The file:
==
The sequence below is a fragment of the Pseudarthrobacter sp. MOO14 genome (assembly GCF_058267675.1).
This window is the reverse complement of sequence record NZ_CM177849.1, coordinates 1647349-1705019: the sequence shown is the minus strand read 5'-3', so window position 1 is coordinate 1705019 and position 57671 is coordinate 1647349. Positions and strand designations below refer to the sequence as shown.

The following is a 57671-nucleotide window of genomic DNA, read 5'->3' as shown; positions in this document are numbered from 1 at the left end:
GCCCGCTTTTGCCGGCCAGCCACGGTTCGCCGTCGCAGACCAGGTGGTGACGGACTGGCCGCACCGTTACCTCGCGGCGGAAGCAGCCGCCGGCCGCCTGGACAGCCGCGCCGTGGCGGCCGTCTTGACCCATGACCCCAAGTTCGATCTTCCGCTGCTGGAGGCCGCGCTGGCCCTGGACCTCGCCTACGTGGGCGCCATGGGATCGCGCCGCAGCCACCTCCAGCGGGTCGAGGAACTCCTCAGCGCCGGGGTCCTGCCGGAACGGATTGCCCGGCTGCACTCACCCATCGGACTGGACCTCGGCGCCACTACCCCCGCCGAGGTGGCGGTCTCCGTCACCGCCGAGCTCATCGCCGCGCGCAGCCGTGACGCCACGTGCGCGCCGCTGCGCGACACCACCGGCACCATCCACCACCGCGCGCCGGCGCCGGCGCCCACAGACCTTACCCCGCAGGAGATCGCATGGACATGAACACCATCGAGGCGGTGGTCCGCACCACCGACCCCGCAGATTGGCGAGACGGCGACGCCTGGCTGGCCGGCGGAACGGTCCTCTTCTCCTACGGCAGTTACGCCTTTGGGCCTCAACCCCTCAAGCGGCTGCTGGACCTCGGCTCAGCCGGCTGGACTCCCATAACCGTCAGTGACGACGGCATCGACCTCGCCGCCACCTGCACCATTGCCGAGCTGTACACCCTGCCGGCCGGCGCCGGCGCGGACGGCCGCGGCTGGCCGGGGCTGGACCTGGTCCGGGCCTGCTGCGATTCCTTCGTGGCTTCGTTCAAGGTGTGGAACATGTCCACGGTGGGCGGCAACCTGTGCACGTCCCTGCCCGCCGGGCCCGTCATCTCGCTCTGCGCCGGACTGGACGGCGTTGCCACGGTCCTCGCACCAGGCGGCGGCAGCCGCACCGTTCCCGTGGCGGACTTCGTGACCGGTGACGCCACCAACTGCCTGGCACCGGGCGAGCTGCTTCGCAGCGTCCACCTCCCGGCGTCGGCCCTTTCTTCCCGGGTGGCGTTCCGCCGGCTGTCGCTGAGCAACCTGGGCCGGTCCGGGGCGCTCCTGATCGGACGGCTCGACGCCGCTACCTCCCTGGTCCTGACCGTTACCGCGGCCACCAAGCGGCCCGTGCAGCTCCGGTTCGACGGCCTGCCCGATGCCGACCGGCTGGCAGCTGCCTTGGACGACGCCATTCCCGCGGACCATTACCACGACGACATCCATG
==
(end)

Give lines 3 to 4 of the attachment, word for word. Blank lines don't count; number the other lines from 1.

The following is a 57671-nucleotide window of genomic DNA, read 5'->3' as shown; positions in this document are numbered from 1 at the left end:
GCCCGCTTTTGCCGGCCAGCCACGGTTCGCCGTCGCAGACCAGGTGGTGACGGACTGGCCGCACCGTTACCTCGCGGCGGAAGCAGCCGCCGGCCGCCTGGACAGCCGCGCCGTGGCGGCCGTCTTGACCCATGACCCCAAGTTCGATCTTCCGCTGCTGGAGGCCGCGCTGGCCCTGGACCTCGCCTACGTGGGCGCCATGGGATCGCGCCGCAGCCACCTCCAGCGGGTCGAGGAACTCCTCAGCGCCGGGGTCCTGCCGGAACGGATTGCCCGGCTGCACTCACCCATCGGACTGGACCTCGGCGCCACTACCCCCGCCGAGGTGGCGGTCTCCGTCACCGCCGAGCTCATCGCCGCGCGCAGCCGTGACGCCACGTGCGCGCCGCTGCGCGACACCACCGGCACCATCCACCACCGCGCGCCGGCGCCGGCGCCCACAGACCTTACCCCGCAGGAGATCGCATGGACATGAACACCATCGAGGCGGTGGTCCGCACCACCGACCCCGCAGATTGGCGAGACGGCGACGCCTGGCTGGCCGGCGGAACGGTCCTCTTCTCCTACGGCAGTTACGCCTTTGGGCCTCAACCCCTCAAGCGGCTGCTGGACCTCGGCTCAGCCGGCTGGACTCCCATAACCGTCAGTGACGACGGCATCGACCTCGCCGCCACCTGCACCATTGCCGAGCTGTACACCCTGCCGGCCGGCGCCGGCGCGGACGGCCGCGGCTGGCCGGGGCTGGACCTGGTCCGGGCCTGCTGCGATTCCTTCGTGGCTTCGTTCAAGGTGTGGAACATGTCCACGGTGGGCGGCAACCTGTGCACGTCCCTGCCCGCCGGGCCCGTCATCTCGCTCTGCGCCGGACTGGACGGCGTTGCCACGGTCCTCGCACCAGGCGGCGGCAGCCGCACCGTTCCCGTGGCGGACTTCGTGACCGGTGACGCCACCAACTGCCTGGCACCGGGCGAGCTGCTTCGCAGCGTCCACCTCCCGGCGTCGGCCCTTTCTTCCCGGGTGGCGTTCCGCCGGCTGTCGCTGAGCAACCTGGGCCGGTCCGGGGCGCTCCTGATCGGACGGCTCGACGCCGCTACCTCCCTGGTCCTGACCGTTACCGCGGCCACCAAGCGGCCCGTGCAGCTCCGGTTCGACGGCCTGCCCGATGCCGACCGGCTGGCAGCTGCCTTGGACGACGCCATTCCCGCGGACCATTACCACGACGACATCCATG